Baby Move is a programme that helps your baby stay flexible whilst also helping you stretch out your muscles from pregnancy. When babies are born they want and need to be chatted to, played with and loved and this programme is a lovely way for you to be able to do that with them.

The programme has many benefits for your baby:

  • Improves digestion and provides relief from colic
  • Strengthens their muscles to help them sit up, crawl and walk
  • Helps baby relax and settle them into sleep routines
  • Encourages brain development
  • Builds their confidence and trust
  • Keeps them flexible when they grow older

Talking Times


  • Try and encourage your child to play with lots of different things, but remember to let them lead the play. Talk about what they are interested in.
    1. Name the object – “elephant
    2. Talk about what the object is doing“The elephant is drinking water”
    3. Talk about different parts – “The elephant has a trunk
    4. Describe the object using size – “The elephant is big
    5. Colour – “The elephant is grey
    6. Position “The elephant is under the tree
    7. Texture “The elephant’s tusks are hard
  • Share books together.
  • Dump the dummy during the day.
  • Have fun with nursery rhymes and songs, especially ones with actions.
  • Try not to let your child spend too long looking at TVs, tablets and phones, they love to interact with you.
  • Get down to your Child’s level and ‘Face to Face’ with your child so you can see what they are interested in and they know you are listening.
  • Help your child to understand language by using body language and pointing to the things you talk about. Use simple words in short sentences.
  • ‘Modelling’ will show your child how to use words in sentences. Repeat back what they say, add one or two extra words and emphasise any words you want the child to listen to.
    1. Child: “dog”
    2. Adult: “Yes, the dog is sleeping
  • If your child says a word incorrectly, repeat the word back correctly, emphasising the sound they have difficulty with, but do not ask them to repeat it.
    1. Child: “There’s a bish”
    2. Adult: “Yes it’s a fish”
  • Praise your child E.g. “You are listening really well” “Great talking”

Saying Goodbye

Saying Goodbye are running a remembrance service on 3rd of June in St Anne’s Cathedral for anyone who has either personally lost a baby at any stage of pregnancy, at birth or in early years, or who has been affected by a family members or friends loss.  Whether the loss was recent or 80 years ago, everyone is welcome to attend. We have also extended the services, and gladly welcome anyone who is grieving the fact that they haven’t had children. This may be due to circumstance, infertility or for other reasons – but all are welcome. Babies and children are also invited to come with their family, as the Saying Goodbye service is truly a family event for all.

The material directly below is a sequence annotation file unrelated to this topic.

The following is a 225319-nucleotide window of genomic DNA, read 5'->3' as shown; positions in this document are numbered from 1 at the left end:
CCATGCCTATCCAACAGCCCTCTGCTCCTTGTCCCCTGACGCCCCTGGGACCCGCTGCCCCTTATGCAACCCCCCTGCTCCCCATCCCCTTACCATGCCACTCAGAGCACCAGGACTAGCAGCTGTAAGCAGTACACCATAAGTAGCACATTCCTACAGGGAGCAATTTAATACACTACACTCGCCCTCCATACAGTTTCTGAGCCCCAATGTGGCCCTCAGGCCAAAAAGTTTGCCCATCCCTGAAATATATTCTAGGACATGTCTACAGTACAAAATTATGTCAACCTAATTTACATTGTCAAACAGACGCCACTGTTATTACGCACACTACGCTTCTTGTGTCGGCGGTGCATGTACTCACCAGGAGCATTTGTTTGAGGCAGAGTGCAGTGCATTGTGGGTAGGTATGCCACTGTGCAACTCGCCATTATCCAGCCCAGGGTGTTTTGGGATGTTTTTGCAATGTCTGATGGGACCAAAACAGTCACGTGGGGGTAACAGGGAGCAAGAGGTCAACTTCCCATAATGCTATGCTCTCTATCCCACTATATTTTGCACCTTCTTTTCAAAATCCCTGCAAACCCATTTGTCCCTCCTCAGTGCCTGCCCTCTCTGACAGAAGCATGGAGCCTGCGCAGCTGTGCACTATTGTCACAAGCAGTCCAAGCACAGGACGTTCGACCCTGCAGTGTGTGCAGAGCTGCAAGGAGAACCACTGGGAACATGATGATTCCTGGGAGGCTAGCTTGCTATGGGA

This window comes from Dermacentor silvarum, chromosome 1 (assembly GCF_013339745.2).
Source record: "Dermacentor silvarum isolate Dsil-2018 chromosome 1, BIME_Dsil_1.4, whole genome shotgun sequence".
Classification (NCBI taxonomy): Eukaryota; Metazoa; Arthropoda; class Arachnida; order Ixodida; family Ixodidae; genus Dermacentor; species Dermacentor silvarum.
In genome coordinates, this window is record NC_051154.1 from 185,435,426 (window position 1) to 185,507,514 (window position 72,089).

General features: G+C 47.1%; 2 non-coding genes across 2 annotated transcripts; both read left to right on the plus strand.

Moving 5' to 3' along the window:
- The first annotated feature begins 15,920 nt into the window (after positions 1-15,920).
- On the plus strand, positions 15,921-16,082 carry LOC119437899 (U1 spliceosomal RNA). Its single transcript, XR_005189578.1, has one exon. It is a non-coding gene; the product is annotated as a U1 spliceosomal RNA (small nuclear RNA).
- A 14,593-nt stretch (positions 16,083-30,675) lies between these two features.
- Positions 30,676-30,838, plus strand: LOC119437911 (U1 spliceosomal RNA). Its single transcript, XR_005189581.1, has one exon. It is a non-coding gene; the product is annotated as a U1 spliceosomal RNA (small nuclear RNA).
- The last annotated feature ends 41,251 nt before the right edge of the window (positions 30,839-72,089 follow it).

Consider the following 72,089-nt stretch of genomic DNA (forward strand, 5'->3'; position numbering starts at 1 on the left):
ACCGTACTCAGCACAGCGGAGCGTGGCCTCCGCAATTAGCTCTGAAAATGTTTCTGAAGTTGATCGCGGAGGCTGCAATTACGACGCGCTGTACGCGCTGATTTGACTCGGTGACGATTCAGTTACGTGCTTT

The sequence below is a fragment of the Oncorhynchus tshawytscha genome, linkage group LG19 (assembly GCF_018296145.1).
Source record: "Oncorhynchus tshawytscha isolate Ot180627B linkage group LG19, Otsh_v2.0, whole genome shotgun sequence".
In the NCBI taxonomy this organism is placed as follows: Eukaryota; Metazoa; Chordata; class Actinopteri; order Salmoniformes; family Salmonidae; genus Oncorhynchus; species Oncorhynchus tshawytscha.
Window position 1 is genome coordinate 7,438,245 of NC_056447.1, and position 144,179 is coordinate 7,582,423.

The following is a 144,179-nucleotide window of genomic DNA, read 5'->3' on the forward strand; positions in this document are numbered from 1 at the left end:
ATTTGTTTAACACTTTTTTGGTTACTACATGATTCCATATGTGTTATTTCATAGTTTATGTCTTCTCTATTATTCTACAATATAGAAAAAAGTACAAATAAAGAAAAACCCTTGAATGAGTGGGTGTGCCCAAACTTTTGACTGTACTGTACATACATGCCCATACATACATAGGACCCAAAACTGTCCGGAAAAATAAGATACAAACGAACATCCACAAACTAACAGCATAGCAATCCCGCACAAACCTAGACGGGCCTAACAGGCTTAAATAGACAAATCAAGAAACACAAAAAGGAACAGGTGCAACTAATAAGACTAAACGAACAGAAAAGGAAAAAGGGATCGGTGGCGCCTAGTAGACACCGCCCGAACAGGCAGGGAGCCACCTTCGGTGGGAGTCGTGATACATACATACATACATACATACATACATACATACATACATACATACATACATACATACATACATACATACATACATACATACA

For more information:

Learn to Swim Week

STA’s Learn to Swim Week is 21st-27th here are 10 tips from STA to help your baby get used to the feeling of the water.

Fun in the Bath
This can be a natural step towards swimming lessons and help improve their water confidence for life. Below are some fun activities you can do with your child to make bath time even more beneficial and enjoyable.

Safety First

• Never leave a baby or child unattended in the bath
• Always make sure you check the temperature of the water
before a baby /child gets in
• Look out for clues that a baby is getting cold or has had
enough: shivering, crying or lip trembling
• Make sure there is a towel at hand for when a baby / child
comes out of the bath. Dry them as quickly as possible.

10 Activities

1. Encourage baby / child to splash their hands and toes. To encourage them, use the rhyme: ‘this is the way we splash our toes’
‘this is the way we splash our hands’
2. Using a cup or watering can gives them an opportunity to play and explore how the water moves. They can also pour water onto different parts of their bodies as they play
3. Place a ball on top of the water, push it down and let the ball pop up out the water
4. Use a mirror to play Peek-a-boo. Try putting bubbles on top of baby / child’s head, this may amuse them and help them relax
5. Place floating boats in the water and encourage your baby/child to blow the boats along. You could join in and have a race as confidence grows
6. Encourage baby / child to kick their legs, pushing the boats out to sea with the big waves they are making
7. Try making a bubble bath party using 4 tablespoons of baby shampoo or bubble bath into the bath to see how many bubbles it
makes. Add food colouring to the bubble bath however you need to rinse the bath thoroughly after.
8. Add some sinking toys into the water and encourage baby / child to look and reach for them
9. Use building blocks to allow baby / child to build towers and knock them down, splashing into the water
10. Sing the wheels on the bus using different actions for the different verses.